How to read time zones on your plane ticket

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We’ve all run into scenarios when we struggle to recall the stored-away third grade knowledge detailing the world’s time zones. Whether you’re booking a flight for transcontinental or international travel, it requires a bit of planning to make sure your flights will fit into your schedule. And that requires understanding how time zones relate to your flights.

Here’s a quick guide to help you decipher the departure and arrival times on your plane ticket.

Departure time

This is the simplest point. The departure time on your plane ticket is listed based on the time zone of the departure airport.

If you are currently on Mountain Daylight Time but driving to your departing airport in the Central Daylight Time zone, your flight’s departure is based on the time in the Central time zone. I recently encountered this scenario and had to account for the time difference when calculating the drive to the airport so I didn’t show up late to the airport!

It’s also worth noting that the flight check-in time is also based on the time your flight leaves in the departing airport’s time zone, regardless of the time zone you are in when checking in 24 hours before.

Arrival time zone

Years ago, when I was booking my first international flight, I will admit I was guilty of googling if the arrival time listed on the plane ticket was based on the departure airport time. But of course, that would be silly and too confusing to calculate during your trip. The airline takes care of these calculations for you. 

Like the departure time, the arrival time is listed in the arrival airport’s time zone. For example, if you depart from Chicago and you tell your anxious mother that you’ll arrive in Seattle at 3 PM, she’ll be wringing her hands until she hears from you at 5 PM — Seattle is two hours behind Chicago.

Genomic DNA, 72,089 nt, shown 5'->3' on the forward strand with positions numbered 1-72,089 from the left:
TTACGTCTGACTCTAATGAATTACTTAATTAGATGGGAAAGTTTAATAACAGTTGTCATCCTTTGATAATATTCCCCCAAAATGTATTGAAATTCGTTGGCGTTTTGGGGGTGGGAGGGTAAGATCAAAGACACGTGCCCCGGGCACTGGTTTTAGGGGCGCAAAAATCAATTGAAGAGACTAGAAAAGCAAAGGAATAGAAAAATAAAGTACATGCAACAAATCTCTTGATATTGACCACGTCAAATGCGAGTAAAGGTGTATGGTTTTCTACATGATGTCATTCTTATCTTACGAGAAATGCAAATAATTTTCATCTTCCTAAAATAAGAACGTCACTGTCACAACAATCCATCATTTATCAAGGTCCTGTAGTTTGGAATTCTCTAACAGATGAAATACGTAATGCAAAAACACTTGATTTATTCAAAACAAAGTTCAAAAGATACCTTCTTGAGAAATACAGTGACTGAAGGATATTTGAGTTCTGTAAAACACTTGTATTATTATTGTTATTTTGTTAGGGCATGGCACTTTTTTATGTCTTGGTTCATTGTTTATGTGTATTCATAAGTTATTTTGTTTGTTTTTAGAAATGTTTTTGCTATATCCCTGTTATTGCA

Understanding time zones

Let’s have a quick refresher on why we have time zones in the first place. Time zones help us calculate a day’s beginning and end based on our location on earth and the proximity to the sun during the earth’s rotation. It’s daytime in Hong Kong when it’s nighttime in Boston. Without time zones, half of the world would be dark on a Monday at 8 AM, while the rest would be enjoying sunlight. Basically, different time zones allow us to differentiate when a location enters and exits daylight.

If you left New York at 9 AM and flew to San Francisco, you would be “chasing” the sun. This is because the earth rotates to the east, causing the sun to rise in the east and set in the west. By the time you arrive in San Francisco, the sun in New York is higher in the sky, and the city is further into their workday. The earth has not rotated to the same degree in San Francisco, and the sun would be lower, and the day would be just beginning.

Bottom line

Don’t be confused by the times listed when booking your next flight. The arrival and departure times are listed in the time zones where the corresponding departure and arrival airports are located. If you’re flying from New York to Rio de Janeiro, your departure time would be listed in Eastern Standard Time, and your arrival time would be in Brasilia Time.

Have you ever had issues when traveling between different time zones? Let us know! And subscribe to our newsletter for more posts delivered to your inbox once per day.

Featured image by Quality Stock Arts/Shutterstock.

Million Mile Secrets is a contributor to Million Mile Secrets, he covers topics on points and miles, credit cards, airlines, hotels, and general travel.

Editorial Note: We're the Million Mile Secrets team. And we're proud of our content, opinions and analysis, and of our reader's comments. These haven’t been reviewed, approved or endorsed by any of the airlines, hotels, or credit card issuers which we often write about. And that’s just how we like it! :)

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